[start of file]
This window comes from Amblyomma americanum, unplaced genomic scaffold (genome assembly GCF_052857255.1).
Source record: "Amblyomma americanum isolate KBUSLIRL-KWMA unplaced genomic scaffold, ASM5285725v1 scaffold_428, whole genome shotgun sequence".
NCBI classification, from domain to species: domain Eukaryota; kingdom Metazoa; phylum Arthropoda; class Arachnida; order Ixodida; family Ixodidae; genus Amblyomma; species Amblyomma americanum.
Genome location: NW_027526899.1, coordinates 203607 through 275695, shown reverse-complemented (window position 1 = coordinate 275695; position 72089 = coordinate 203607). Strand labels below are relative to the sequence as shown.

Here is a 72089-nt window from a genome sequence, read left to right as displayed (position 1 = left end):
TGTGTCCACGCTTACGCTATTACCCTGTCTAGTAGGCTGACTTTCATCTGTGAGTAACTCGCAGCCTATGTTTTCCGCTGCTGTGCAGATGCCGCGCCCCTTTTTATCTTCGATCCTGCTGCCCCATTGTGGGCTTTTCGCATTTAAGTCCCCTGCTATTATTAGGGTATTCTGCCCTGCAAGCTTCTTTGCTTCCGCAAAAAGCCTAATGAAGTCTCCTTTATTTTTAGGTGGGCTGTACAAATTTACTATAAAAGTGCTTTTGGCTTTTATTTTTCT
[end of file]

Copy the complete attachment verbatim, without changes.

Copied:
This window comes from Amblyomma americanum, unplaced genomic scaffold (genome assembly GCF_052857255.1).
Source record: "Amblyomma americanum isolate KBUSLIRL-KWMA unplaced genomic scaffold, ASM5285725v1 scaffold_428, whole genome shotgun sequence".
NCBI classification, from domain to species: domain Eukaryota; kingdom Metazoa; phylum Arthropoda; class Arachnida; order Ixodida; family Ixodidae; genus Amblyomma; species Amblyomma americanum.
Genome location: NW_027526899.1, coordinates 203607 through 275695, shown reverse-complemented (window position 1 = coordinate 275695; position 72089 = coordinate 203607). Strand labels below are relative to the sequence as shown.

Here is a 72089-nt window from a genome sequence, read left to right as displayed (position 1 = left end):
TGTGTCCACGCTTACGCTATTACCCTGTCTAGTAGGCTGACTTTCATCTGTGAGTAACTCGCAGCCTATGTTTTCCGCTGCTGTGCAGATGCCGCGCCCCTTTTTATCTTCGATCCTGCTGCCCCATTGTGGGCTTTTCGCATTTAAGTCCCCTGCTATTATTAGGGTATTCTGCCCTGCAAGCTTCTTTGCTTCCGCAAAAAGCCTAATGAAGTCTCCTTTATTTTTAGGTGGGCTGTACAAATTTACTATAAAAGTGCTTTTGGCTTTTATTTTTCT